Drupal /ˈdruːpəl/ is a free and open-source content-management framework written in PHP and distributed under the GNU General Public License. It is used as a back-end framework for at least 2.1% of all Web sites worldwide ranging from personal blogs to corporate, political, and government sites including WhiteHouse.gov and data.gov.uk. It is also used for knowledge management and business collaboration.
The standard release of Drupal, known as Drupal core, contains basic features common to content management systems. These include user account registration and maintenance, menu management, RSS feeds, taxonomy, page layout customization, and system administration. The Drupal core installation can serve as a simple Web site, a single- or multi-user blog, an Internet forum, or a community Web site providing for user-generated content.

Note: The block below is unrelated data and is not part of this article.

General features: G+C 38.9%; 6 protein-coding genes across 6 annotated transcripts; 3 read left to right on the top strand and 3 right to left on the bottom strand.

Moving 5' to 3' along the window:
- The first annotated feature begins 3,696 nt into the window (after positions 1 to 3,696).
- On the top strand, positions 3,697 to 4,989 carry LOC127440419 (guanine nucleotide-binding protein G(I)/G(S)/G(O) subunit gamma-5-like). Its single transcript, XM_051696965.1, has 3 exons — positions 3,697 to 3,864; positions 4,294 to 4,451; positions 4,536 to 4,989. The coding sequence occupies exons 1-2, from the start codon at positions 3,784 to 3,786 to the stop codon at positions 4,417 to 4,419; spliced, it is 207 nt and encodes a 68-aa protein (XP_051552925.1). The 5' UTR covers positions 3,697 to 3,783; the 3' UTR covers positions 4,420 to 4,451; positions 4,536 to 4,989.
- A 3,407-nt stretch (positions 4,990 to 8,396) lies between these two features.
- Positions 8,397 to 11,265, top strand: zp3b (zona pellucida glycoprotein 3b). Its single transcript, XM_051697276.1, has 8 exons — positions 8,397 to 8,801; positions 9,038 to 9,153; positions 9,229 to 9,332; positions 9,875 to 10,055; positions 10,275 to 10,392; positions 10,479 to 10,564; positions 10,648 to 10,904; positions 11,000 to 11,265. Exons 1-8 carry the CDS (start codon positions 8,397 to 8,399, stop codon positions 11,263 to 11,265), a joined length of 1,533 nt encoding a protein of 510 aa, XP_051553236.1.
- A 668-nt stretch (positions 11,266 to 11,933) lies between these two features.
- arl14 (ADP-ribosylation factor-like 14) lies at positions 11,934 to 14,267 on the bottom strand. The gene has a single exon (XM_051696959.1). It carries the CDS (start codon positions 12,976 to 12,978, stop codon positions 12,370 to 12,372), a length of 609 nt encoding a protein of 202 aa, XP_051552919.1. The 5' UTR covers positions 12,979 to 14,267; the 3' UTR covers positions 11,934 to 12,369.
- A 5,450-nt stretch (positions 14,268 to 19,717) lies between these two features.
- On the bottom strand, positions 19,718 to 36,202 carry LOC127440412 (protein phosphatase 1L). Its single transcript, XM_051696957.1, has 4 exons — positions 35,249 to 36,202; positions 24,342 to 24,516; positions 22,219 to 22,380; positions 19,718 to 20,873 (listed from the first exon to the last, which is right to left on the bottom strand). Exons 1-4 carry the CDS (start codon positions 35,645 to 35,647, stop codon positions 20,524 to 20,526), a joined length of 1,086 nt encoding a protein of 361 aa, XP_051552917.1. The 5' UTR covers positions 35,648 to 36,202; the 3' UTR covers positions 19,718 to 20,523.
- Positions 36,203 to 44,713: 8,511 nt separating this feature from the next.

As of October 2014, there are more than 30,000 free community-contributed addons, known as contributed modules, available to alter and extend Drupal's core capabilities and add new features or customize Drupal's behavior and appearance. The Drupal community has more than 1 million members (as of October 2013) and 31,000 Developers (as of February 2014). Because of this plug-in extensibility and modular design, "The Drupal Overview" on Drupal's Web site describes it as a content management framework. Drupal is also described[by whom?] as a Web application framework, as it meets the generally accepted[by whom?] feature requirements for such frameworks.
Although Drupal offers a sophisticated programming interface for developers, basic Web site installation and administration of the framework requires no programming skills.
Drupal runs on any computing platform that supports both a Web server capable of running PHP (including Apache, LiteSpeed, IIS, Lighttpd, Hiawatha, Cherokee or Nginx) and a database (such as MySQL, MongoDB, MariaDB, PostgreSQL, SQLite, or Microsoft SQL Server) to store content and settings.